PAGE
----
EARNINGS RELEASE - JULY 23 (AMC)
THIS QTR: EPS: 1.11/share REV: 18,550/M
LAST QTR: EPS: 1.28/share ACTUAL: 1.45/share (BEAT)
NEXT QTR: EPS: 1.14/share REV: 17,900/M
FULL YR: EPS: 4.81/Share REV: 73,560/M
BEAT/MISS RECORD: 69% OF THE TIME THEY BEAT ESTIMATES
PRIOR ‘JUMP ZONE’ MOVES (LAST 3 QTRS %) -4.97, 9.42, 8.38
EXPECTED JUMP MOVE THIS QUARTER: 8-10%
*** With market volatility at extremes there is greater risk in trading these events which may not react as they would under normal market conditions. Please take extra caution before trading
Links To Latest News and Headlines
”The more scale you have,” AMD CEO Lisa Su says, “the more you can do for your customers.” For investors, the picture is more complicated.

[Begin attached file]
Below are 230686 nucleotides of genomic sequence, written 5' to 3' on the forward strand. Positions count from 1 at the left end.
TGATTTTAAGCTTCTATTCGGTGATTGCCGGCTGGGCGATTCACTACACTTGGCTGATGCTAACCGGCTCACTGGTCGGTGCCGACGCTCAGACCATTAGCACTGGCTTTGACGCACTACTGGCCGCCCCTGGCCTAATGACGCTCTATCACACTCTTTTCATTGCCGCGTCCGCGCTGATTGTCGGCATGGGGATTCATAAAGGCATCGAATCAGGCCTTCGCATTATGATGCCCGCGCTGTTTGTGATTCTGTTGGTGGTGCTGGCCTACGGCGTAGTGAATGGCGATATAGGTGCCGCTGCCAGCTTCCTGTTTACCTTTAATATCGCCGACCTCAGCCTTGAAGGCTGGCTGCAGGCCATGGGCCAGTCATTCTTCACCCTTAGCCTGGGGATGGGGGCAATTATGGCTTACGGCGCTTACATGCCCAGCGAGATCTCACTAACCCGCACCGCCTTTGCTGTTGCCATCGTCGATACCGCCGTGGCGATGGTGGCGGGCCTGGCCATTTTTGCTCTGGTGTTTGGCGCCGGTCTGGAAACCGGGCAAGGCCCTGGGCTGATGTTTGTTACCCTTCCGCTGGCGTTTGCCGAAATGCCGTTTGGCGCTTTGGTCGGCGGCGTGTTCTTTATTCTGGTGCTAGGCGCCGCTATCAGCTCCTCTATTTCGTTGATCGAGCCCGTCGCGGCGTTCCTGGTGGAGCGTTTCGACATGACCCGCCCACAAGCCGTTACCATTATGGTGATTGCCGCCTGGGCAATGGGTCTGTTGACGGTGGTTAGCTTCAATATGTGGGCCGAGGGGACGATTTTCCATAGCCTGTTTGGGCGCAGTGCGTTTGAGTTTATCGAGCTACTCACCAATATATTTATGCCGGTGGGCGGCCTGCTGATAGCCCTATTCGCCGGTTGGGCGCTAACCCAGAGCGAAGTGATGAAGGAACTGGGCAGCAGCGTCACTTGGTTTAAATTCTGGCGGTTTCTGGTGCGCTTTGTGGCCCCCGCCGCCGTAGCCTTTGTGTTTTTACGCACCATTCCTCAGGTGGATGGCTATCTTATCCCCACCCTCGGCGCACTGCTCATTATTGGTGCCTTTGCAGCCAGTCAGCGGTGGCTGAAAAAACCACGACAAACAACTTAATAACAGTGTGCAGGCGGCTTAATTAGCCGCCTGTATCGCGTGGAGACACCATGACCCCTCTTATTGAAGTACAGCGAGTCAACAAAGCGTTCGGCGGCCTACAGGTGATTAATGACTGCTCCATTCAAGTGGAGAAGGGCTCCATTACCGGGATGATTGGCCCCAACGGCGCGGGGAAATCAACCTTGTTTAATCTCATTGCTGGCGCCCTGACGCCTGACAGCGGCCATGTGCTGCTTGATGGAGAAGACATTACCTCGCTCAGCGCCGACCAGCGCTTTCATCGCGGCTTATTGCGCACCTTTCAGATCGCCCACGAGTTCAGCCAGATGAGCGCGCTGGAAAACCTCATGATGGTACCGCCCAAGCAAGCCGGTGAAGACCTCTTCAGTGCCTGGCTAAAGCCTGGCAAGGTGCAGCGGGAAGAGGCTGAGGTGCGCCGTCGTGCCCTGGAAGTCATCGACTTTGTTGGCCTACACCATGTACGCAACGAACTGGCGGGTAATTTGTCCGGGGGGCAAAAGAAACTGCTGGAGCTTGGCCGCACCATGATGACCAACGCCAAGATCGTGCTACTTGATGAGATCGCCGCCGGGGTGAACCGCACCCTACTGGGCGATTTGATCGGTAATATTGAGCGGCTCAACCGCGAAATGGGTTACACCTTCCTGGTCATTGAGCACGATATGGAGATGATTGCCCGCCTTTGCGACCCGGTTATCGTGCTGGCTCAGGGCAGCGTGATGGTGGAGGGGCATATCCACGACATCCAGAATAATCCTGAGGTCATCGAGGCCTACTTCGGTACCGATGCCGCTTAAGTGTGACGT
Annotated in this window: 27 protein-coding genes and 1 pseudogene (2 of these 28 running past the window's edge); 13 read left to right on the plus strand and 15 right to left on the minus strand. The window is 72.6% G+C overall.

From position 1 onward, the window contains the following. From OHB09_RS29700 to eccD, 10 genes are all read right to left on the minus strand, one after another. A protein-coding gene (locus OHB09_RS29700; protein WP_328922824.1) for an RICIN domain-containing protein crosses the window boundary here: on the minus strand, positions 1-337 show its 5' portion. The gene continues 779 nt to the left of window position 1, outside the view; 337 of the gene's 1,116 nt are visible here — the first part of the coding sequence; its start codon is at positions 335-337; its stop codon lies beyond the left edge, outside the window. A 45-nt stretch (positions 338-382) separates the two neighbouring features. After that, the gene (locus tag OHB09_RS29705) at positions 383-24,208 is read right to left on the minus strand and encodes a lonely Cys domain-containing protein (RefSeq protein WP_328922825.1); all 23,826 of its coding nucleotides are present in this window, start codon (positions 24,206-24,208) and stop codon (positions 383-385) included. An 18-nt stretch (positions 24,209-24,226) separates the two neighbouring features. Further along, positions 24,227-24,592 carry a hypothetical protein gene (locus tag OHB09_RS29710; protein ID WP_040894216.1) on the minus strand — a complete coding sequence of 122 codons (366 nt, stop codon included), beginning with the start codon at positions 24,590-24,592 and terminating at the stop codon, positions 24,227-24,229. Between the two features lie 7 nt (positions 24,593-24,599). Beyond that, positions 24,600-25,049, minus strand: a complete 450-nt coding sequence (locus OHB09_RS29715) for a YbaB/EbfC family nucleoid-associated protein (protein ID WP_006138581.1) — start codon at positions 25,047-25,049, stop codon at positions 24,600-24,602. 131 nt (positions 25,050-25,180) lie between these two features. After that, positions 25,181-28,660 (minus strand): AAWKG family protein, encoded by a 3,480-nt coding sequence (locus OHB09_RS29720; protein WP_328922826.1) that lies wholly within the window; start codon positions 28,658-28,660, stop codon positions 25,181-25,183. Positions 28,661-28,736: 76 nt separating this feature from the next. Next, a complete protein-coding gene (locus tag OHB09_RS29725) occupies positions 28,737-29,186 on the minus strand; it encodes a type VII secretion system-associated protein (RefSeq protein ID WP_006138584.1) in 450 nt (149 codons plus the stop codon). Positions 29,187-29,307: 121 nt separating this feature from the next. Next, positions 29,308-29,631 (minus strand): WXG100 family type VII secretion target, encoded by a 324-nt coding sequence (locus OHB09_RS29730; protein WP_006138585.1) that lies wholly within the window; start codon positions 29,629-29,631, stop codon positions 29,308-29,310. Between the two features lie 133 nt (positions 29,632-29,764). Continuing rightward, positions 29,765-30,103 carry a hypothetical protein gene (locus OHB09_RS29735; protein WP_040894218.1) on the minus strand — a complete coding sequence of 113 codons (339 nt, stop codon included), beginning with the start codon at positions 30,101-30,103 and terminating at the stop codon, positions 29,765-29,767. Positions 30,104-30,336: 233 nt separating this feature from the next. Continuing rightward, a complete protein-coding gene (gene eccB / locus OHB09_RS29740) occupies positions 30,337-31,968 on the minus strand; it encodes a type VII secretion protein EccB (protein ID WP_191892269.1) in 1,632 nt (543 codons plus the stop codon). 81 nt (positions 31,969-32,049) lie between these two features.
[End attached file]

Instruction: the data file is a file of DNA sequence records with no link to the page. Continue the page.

(Bloomberg Opinion) — Beijing’s goal of building a self-reliant technology industry has been elevated to become a strategic pillar, part of the latest five-year plan setting out top national priorities. This means that China is redoubling efforts to wean itself off foreign companies, with the result likely to be a cohort of domestic giants and a slow freeze-out of overseas competitors.Just as the U.S. government starts looking to rein in, or even break up, big technology companies in the belief they have too much power, China is going in the opposite direction. We should expect to see more money, more policy favoritism, and more attention from party cadres aimed at ensuring the establishment of big successful chip and software firms.The Fifth Plenum of the Chinese Communist Party’s 19th Central Committee wrapped up Thursday by tasking the nation to, among other things, develop self-reliance and build its technological power.The result will be a more insular approach to industry and trade as Beijing strengthens a robust domestic market for those up-and-coming heroes to ply their wares.Foreign companies — notably in semiconductors, software or materials — that still believe China is a viable long-term business are kidding themselves. Only those supplying crucial products and services not available locally will have any shot at sustained market access, and even then only until a domestic alternative comes along. Intel Corp., Nvidia Corp. and Microsoft Corp. should take note. Apple Inc. and Alphabet Inc. ought to be wary. Meanwhile, suppliers of the equipment, chemicals and software used to design and build chips should enjoy eating at the trough now, because the good times won’t last, if Beijing can help it.The likes of ASML Holding NV, Tokyo Electron Ltd., and Synopsys Inc. might see some growth years as Chinese companies lean on them to supply the core ingredients of a semiconductor industry, if the U.S. administration doesn’t get in their way to further stymie China’s advancement. But they’d be foolish to not understand that local rivals, backed by Beijing, are doing everything possible to replicate their products. Over the past decade, the government has done a lot to improve intellectual property enforcement and secure economic rights over technological innovation. Nonetheless, it would be a brave Chinese prosecutor or judge who sides with a big Western company over a local upstart in any case of alleged IP theft. I believe we’ve yet to see the next era of national champions emerge. Alibaba Group Holding Ltd. and Tencent Holdings Ltd. have been the backbone of China’s internet development. Beijing would want to see their equivalents in semiconductors come forth. Huawei Technologies Co. fits the role, a fact that Washington recognizes by attempting to impede the Shenzhen company’s chip division HiSilicon. Semiconductor Manufacturing International Corp. will also play a part, but after two decades it has still failed to match rivals like Taiwan Semiconductor Manufacturing Co. or United Microelectronics Corp. Then there’s a collection of state-backed chipmakers such as those in the orbit of the esteemed Tsinghua University.Yet the Alibaba of chips may not yet be born.It could be bubbling away in a small Shenzhen office, helmed by former HiSilicon execs determined not to give up their semiconductor dreams despite Washington’s pressure. Or the topic of Zoom calls among locked-down postgrads finishing up their American degrees and planning to return home. Or in the bank balance of a Taiwanese engineer, enticed by the promise of vast riches, after a decade of toiling away at TSMC.Whoever the next big Chinese tech giant is, you can be sure that Beijing has the money and determination to make sure it succeeds. At all costs. This column does not necessarily reflect the opinion of the editorial board or Bloomberg LP and its owners.Tim Culpan is a Bloomberg Opinion columnist covering technology. He previously covered technology for Bloomberg News.For more articles like this, please visit us at bloomberg.com/opinionSubscribe now to stay ahead with the most trusted business news source.©2020 Bloomberg L.P.